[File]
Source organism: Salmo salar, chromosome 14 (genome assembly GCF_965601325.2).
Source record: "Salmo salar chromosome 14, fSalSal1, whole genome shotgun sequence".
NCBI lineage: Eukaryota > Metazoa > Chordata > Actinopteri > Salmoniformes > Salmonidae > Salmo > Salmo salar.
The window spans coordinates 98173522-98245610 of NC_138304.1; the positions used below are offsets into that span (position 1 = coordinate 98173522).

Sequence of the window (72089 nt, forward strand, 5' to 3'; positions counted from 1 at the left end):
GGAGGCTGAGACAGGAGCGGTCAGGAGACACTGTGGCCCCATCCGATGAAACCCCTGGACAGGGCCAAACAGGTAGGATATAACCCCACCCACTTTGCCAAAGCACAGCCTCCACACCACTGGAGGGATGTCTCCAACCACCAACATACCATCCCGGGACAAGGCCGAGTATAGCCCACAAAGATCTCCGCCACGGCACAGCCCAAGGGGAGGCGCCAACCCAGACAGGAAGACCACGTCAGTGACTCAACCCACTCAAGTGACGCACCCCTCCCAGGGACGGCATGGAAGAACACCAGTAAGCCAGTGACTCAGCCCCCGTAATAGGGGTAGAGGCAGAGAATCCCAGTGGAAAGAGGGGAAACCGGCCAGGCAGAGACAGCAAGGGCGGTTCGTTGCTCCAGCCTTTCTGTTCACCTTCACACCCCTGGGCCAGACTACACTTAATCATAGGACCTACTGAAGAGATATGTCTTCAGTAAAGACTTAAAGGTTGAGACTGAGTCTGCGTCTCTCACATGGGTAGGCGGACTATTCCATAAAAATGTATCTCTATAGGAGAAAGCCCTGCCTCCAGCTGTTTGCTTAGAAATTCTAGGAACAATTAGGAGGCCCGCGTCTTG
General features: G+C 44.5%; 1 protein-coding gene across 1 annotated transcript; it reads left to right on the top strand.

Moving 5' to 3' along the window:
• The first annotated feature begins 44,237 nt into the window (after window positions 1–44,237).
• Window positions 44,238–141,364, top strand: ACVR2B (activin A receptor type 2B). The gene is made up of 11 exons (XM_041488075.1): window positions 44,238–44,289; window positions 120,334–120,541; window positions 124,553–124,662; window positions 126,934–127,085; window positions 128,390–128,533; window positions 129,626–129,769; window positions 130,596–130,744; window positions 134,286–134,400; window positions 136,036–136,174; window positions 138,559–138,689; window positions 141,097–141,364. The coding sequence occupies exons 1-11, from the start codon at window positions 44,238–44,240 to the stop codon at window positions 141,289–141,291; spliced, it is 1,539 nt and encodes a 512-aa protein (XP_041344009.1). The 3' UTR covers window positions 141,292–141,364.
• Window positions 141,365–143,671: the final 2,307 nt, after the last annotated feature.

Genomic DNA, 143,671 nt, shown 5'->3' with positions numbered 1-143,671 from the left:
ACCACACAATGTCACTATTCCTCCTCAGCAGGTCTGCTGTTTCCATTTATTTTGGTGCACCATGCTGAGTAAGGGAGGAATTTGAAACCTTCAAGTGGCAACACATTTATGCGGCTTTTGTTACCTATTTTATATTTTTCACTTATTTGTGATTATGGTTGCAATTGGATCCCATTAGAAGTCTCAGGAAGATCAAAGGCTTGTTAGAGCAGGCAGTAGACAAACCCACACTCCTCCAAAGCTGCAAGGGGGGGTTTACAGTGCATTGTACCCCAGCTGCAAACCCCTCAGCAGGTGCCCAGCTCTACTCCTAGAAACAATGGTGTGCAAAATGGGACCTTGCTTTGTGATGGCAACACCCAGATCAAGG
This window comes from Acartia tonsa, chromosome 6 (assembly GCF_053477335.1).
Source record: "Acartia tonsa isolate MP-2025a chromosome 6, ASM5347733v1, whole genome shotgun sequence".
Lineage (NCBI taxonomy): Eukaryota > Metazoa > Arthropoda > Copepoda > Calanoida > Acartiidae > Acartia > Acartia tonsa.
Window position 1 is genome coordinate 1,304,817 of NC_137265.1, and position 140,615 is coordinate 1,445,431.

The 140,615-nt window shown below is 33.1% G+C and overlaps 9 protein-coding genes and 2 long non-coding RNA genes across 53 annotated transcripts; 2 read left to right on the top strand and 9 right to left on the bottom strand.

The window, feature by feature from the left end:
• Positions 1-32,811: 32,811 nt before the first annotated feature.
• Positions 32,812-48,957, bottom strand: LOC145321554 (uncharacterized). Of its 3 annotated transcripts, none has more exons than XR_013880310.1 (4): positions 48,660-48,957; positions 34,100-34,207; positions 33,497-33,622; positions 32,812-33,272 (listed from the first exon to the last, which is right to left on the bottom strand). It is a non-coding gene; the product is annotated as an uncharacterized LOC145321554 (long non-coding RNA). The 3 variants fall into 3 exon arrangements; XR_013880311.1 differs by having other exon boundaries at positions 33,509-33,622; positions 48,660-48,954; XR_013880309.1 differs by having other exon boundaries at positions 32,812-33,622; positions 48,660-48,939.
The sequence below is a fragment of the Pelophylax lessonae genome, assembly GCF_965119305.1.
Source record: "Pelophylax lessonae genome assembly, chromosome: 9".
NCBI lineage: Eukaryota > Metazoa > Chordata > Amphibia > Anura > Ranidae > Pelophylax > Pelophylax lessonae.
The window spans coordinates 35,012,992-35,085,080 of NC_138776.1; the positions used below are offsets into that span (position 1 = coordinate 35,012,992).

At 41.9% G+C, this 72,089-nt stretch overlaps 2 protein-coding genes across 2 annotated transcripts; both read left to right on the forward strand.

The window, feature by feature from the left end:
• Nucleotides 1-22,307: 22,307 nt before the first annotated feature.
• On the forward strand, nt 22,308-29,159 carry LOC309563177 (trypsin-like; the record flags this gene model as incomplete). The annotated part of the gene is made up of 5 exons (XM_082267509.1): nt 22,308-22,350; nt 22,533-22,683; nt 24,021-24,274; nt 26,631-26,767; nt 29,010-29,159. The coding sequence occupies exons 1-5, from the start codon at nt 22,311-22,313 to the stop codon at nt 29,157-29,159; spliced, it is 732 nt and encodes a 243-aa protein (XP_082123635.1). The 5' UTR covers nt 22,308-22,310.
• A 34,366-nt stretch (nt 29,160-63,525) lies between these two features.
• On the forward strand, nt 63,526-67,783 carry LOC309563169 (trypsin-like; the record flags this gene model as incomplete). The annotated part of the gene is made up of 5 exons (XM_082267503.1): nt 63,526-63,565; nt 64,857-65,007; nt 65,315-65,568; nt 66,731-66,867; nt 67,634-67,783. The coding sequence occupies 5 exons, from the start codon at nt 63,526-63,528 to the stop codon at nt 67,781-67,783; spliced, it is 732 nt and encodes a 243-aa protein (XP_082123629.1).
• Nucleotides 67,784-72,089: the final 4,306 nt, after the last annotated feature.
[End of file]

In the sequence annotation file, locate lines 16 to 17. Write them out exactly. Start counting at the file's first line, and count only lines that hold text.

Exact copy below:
Lineage (NCBI taxonomy): Eukaryota > Metazoa > Arthropoda > Copepoda > Calanoida > Acartiidae > Acartia > Acartia tonsa.
Window position 1 is genome coordinate 1,304,817 of NC_137265.1, and position 140,615 is coordinate 1,445,431.